The laity was separated from the priests performing the rituals of mass by the choir or rood screens, which underlines the sacredness and mystical nature of the altar. This is still in evidence when you look down the nave of Frari, Venice. The screen in the large Franciscan church frames the altar and yet separates the congregation from what is happening. It was suggested in class that this was perhaps a remnant of paganism, when people were forbidden to enter temples as some stuff is just too holy to see. Or maybe it's just a reinforcement of the hierarchy, power and control of the priesthood.
In the c16th the rood screens were taken away from both Catholic and Protestant churches. Though the rituals and symbolism in both differed, they both agreed that the laity needed to participate and see what was happening. Also it turns out that churches are like classrooms, when the teachers aren't looking, there is bad behaviour. People were coming into church but not necessary being good...sex behind the columns?! Outrageous. The removal of the rood screens was just the beginning. Shrines, offerings, ceiling hangings, religious clutter, multiple altars were cleared - all of these were an accumulation and religious detritus from centuries and cults gone by. A form of conceptual clutter which could be seen as idolatrous; people should be focussing on the one main altar. Santa Maria Novella in Florence was one place which was opened up. St Croce was an example of where the altar was moved forward to the transept, enabling a visual and physical connection of the masses to the altar.
First Student Presentation
Il Gesù was the first baroque church in Rome, home to the Society of Jesus founded by st Ignatius. He had been a soldier and ascribed his survival to the Virgin Mary. On his return he set up a preaching order which was to be orderly, centralised and structured, like an army. He wanted this order to spread the word of God as it should be heard and absolutely loyal to the pope.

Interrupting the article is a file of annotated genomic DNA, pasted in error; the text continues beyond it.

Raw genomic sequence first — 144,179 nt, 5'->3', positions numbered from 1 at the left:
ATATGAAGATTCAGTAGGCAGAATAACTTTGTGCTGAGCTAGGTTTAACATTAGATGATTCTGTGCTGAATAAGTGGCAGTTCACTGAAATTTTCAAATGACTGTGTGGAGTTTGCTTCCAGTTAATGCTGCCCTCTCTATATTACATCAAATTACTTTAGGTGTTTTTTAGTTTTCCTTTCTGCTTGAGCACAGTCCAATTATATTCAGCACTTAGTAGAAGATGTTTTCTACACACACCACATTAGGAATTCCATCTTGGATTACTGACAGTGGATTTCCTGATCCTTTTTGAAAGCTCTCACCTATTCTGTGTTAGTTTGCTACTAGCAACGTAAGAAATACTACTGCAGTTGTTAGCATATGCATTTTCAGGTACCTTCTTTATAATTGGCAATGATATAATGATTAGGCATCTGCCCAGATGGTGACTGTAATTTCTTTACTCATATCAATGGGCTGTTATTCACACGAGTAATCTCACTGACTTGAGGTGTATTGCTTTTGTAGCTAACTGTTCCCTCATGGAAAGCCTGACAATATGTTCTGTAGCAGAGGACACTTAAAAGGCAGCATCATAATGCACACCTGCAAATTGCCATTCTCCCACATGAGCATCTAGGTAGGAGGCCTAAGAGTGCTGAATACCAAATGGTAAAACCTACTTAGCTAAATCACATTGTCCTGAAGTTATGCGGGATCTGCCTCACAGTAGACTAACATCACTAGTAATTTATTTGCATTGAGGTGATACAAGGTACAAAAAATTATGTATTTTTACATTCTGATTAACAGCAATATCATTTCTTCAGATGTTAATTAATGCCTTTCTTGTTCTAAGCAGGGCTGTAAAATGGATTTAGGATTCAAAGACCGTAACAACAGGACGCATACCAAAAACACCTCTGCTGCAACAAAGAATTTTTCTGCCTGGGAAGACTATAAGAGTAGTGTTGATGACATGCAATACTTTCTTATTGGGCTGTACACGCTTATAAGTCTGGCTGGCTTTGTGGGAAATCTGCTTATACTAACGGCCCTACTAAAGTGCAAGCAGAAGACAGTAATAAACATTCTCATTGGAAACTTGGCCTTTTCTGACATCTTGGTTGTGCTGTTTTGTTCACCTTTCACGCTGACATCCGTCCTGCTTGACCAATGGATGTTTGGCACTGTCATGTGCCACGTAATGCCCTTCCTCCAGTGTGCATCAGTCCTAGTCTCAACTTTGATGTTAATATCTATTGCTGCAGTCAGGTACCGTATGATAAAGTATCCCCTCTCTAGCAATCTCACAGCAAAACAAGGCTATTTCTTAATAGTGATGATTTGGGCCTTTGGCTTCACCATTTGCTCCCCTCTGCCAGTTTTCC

Despite the richness of their church, they weren't always in funds. They moved around Rome, often using places which were old and in bad states of repair. It took them a while to find a home, finally settling in Santa Maria delle Astelli, authorised by Paul Farnese. It tool a long time to get to a final design, with many architects involved, including Michelangelo. Jacopo Vignola and Della Porta got to work on their design in 1568. Building on the above comments, comparison can be made between churches pre- and post Trent:
1. Preaching is more important - the pulpit is near the crossing and generally given in the vernacular.
2. A single nave open to the public, visibility of the altar and improved accoustics
3. Semi private/public side altars which were dedicated to particular saints usually under one programme. Sometimes there was conflict between the Order and patron as to how they were decorated. Not always accessible to the public
4. The Church façade was in a classical 3 parts and 2 storeys with temple front, orders, pediment etc - but with added 3D effects. Columns, light and shade, dramatic shapes, a sense of form, repetition, emphasis of centrality were the key aspects of this new design.
5. Importance of the door and entrance - as you went in you had an uninterrupted view of the altar, the doorway framed it. Behind that door was mass, heaven, God and salvation, an actual doorway to heaven.
What struck me was the sheer theatricality of the interior design. The second presentation covered many of the effects they used and they seemed to be lifted straight from the playhouse; Giovanni Battista Gaulli's (Baciccia) Triumph of the Name of Jesus gives the impression that the clouds have just parted so that we can look straight into the Kingdom of Heaven, the stage is set for Jesus and the players to perform their miracles. The natural light pours though strategically placed windows, illuminating the frescoes at different times of the day, adding drama and wonder. The richness of the altars and chapels leaves the senses reeling.
They have come a long way since the secretive early Christians worshipped in quiet, simply painted catacombs.